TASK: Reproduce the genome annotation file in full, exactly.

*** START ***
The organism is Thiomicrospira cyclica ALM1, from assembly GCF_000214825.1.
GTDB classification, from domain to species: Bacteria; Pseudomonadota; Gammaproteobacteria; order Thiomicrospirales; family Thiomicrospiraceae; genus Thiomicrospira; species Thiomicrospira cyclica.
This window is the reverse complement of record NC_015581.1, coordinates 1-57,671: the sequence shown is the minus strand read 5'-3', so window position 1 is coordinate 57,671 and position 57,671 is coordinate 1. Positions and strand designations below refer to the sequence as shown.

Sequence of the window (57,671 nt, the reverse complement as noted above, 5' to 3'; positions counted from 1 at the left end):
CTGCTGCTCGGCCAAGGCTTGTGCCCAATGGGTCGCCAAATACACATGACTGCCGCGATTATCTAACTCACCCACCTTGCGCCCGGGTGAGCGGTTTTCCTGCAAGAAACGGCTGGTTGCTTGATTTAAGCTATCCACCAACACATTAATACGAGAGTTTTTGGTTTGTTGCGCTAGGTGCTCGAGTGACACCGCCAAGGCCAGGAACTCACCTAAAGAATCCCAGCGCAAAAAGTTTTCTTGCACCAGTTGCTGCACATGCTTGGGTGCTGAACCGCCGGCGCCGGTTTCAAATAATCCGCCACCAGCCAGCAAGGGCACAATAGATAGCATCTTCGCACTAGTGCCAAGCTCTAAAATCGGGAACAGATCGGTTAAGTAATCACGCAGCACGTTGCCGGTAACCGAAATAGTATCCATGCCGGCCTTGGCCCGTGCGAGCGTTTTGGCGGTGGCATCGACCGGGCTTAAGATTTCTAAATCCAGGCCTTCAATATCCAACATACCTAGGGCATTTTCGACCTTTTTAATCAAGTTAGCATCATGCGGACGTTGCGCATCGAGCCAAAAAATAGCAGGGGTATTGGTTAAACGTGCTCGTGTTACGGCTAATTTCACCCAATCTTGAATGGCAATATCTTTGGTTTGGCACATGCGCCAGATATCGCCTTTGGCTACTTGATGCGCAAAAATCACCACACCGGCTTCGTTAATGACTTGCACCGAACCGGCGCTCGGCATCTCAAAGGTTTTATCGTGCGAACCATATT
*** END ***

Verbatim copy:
The organism is Thiomicrospira cyclica ALM1, from assembly GCF_000214825.1.
GTDB classification, from domain to species: Bacteria; Pseudomonadota; Gammaproteobacteria; order Thiomicrospirales; family Thiomicrospiraceae; genus Thiomicrospira; species Thiomicrospira cyclica.
This window is the reverse complement of record NC_015581.1, coordinates 1-57,671: the sequence shown is the minus strand read 5'-3', so window position 1 is coordinate 57,671 and position 57,671 is coordinate 1. Positions and strand designations below refer to the sequence as shown.

Sequence of the window (57,671 nt, the reverse complement as noted above, 5' to 3'; positions counted from 1 at the left end):
CTGCTGCTCGGCCAAGGCTTGTGCCCAATGGGTCGCCAAATACACATGACTGCCGCGATTATCTAACTCACCCACCTTGCGCCCGGGTGAGCGGTTTTCCTGCAAGAAACGGCTGGTTGCTTGATTTAAGCTATCCACCAACACATTAATACGAGAGTTTTTGGTTTGTTGCGCTAGGTGCTCGAGTGACACCGCCAAGGCCAGGAACTCACCTAAAGAATCCCAGCGCAAAAAGTTTTCTTGCACCAGTTGCTGCACATGCTTGGGTGCTGAACCGCCGGCGCCGGTTTCAAATAATCCGCCACCAGCCAGCAAGGGCACAATAGATAGCATCTTCGCACTAGTGCCAAGCTCTAAAATCGGGAACAGATCGGTTAAGTAATCACGCAGCACGTTGCCGGTAACCGAAATAGTATCCATGCCGGCCTTGGCCCGTGCGAGCGTTTTGGCGGTGGCATCGACCGGGCTTAAGATTTCTAAATCCAGGCCTTCAATATCCAACATACCTAGGGCATTTTCGACCTTTTTAATCAAGTTAGCATCATGCGGACGTTGCGCATCGAGCCAAAAAATAGCAGGGGTATTGGTTAAACGTGCTCGTGTTACGGCTAATTTCACCCAATCTTGAATGGCAATATCTTTGGTTTGGCACATGCGCCAGATATCGCCTTTGGCTACTTGATGCGCAAAAATCACCACACCGGCTTCGTTAATGACTTGCACCGAACCGGCGCTCGGCATCTCAAAGGTTTTATCGTGCGAACCATATT